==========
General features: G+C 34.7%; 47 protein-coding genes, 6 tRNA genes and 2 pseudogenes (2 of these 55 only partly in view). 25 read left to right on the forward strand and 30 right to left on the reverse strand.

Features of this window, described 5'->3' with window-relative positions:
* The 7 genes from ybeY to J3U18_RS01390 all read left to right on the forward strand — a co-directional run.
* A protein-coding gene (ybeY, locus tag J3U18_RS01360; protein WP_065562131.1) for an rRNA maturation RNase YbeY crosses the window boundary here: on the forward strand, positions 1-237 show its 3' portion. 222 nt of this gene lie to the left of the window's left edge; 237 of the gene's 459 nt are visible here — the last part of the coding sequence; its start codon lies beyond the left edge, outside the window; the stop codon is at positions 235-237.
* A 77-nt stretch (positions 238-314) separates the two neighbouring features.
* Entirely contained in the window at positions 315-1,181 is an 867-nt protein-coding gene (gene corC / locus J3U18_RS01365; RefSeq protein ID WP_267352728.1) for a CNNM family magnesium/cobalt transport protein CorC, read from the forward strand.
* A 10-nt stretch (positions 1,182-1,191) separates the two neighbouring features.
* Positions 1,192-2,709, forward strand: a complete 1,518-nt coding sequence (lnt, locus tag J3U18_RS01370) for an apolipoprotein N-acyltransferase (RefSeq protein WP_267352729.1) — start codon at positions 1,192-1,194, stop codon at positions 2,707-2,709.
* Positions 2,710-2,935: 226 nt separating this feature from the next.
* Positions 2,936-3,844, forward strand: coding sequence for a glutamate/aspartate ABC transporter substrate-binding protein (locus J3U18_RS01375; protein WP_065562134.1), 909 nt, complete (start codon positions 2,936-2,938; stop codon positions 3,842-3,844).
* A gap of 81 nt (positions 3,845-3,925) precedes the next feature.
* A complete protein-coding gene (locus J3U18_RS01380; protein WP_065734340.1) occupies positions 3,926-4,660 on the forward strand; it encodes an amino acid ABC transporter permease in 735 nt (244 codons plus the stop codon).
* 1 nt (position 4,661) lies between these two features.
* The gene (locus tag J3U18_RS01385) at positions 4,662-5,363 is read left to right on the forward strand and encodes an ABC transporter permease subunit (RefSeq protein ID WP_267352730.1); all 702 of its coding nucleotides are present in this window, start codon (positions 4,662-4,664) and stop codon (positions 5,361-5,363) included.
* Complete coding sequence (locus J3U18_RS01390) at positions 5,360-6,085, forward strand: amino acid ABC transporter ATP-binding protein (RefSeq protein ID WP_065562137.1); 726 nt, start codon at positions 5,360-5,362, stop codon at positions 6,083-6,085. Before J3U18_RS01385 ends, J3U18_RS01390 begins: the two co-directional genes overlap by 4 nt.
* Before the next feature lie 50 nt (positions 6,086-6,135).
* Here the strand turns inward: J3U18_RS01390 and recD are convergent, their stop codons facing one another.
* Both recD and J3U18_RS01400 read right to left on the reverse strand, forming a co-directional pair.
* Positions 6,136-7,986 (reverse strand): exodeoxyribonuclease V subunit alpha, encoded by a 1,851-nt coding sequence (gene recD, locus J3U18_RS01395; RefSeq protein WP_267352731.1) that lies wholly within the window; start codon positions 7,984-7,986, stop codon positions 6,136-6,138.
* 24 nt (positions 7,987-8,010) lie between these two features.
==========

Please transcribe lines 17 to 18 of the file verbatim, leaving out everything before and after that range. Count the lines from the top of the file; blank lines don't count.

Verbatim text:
* Here the strand turns inward: J3U18_RS01390 and recD are convergent, their stop codons facing one another.
* Both recD and J3U18_RS01400 read right to left on the reverse strand, forming a co-directional pair.